Just last week, the Nobel Peace Prize was awarded to Malala Yousafzai and Kailash Satyarthi: activists from Pakistan and India respectively whose campaigns for children in their nations have received international attention. While these two champions of peace celebrated together, Pakistan was launching artillery volleys into Indian-held Kashmir territory. The subsequent back and forth of artillery and small arms fire is one of the only cases of direct conflict between two nuclear-armed nations in the world. So should we be worried about an escalating conflict resulting in nuclear war? Absolutely not. The governments of Pakistan and India are currently engaged in their latest round of ‘chest-beating’—nothing to worry about here.
Pakistan began the military engagement with artillery barrages into Indian territory in Kashmir this past week. This small region in the far north of India has been heavily disputed between the neighboring nations. While both control and administer significant portions of the territory, both lay claim to the rights of the entire area. There have been many similar engagements disputing this territory since the nations became independent in 1947. Last week, Pakistan was swiftly denied by the UN in their quest to have the international body intervene in India’s control over parts of Kashmir. While their efforts in this venue have continually been in vain, the recent attacks have been an attempt to draw newfound attention to the issue. Essentially, Pakistan wants the world to know it is not satisfied with the current status quo in Kashmir.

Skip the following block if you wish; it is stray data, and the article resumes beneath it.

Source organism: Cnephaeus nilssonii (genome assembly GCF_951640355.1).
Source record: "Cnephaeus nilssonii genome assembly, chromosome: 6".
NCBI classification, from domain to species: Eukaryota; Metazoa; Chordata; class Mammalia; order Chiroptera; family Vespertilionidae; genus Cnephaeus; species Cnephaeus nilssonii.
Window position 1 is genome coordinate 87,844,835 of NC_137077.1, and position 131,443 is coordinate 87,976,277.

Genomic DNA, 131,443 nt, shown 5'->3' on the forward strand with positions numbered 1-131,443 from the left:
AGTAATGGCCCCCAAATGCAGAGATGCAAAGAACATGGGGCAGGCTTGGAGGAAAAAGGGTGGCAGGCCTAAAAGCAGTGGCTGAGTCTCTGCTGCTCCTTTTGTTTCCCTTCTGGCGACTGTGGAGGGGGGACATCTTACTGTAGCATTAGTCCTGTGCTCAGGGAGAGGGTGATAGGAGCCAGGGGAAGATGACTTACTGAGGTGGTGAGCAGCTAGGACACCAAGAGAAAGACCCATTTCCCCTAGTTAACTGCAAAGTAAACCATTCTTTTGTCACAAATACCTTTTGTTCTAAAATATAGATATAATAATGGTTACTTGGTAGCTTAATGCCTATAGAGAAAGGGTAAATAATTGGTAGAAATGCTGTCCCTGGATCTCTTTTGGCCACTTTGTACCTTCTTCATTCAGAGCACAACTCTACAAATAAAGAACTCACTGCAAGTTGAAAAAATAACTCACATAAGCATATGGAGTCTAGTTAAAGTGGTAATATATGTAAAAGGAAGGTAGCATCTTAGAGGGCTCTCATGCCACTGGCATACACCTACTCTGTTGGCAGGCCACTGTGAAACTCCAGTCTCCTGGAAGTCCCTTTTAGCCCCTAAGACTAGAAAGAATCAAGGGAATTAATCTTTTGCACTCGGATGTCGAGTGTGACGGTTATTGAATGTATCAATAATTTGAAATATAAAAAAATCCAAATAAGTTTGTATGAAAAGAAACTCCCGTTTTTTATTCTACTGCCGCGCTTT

On the other side, new leadership in the Indian government must stand by its assertion that aggression will not be tolerated. Rather than swift moves to de-escalation (as has been India’s protocol in past border flare-ups), the Indian military has responded with retaliatory attacks into Pakistani territory. Retaliation has become as much a defense of pride as it is a military strategy for the Indian government, and its people are rallying around the new tactic. Pakistan is looking to make a statement, and now India has followed suit.
The scale of the military engagements has been relatively small, although it has still drawn statements from the UN, China, and other world leaders calling for its end. Estimates of the death toll are seldom above 20, and aside from the evacuations of some villages there is relatively little (if any) substantive military progress. The main result has been a frenzy of Indian and Pakistani media, who are engaged in fierce verbal combat over who re-started the fighting, which side should show more restraint, and which side deserves Kashmir in its entirety. While the news media in each nation fights it out, relatively little other than a flare up of nationalism within both countries is coming out of this latest renewal in hostilities.
While most news sources like to discuss the possibilities of Pakistan invoking its first-strike nuclear policy or a ground invasion by either side, the reality is the border situation is not fluid, nor is the possibility of nuclear intervention by either party. It would be utterly unnecessary for India or Pakistan to engage in a large-scale military conflict, and fear of this occurrence is nearly baseless. Motives for each nation’s aggressions are clearly pettier than extracting more territory, and one should look for this to quickly and efficiently blow over. While there are many conflicts in the world at risk of accelerating quickly, the tension between these two longtime rivals and neighbors is not one of them.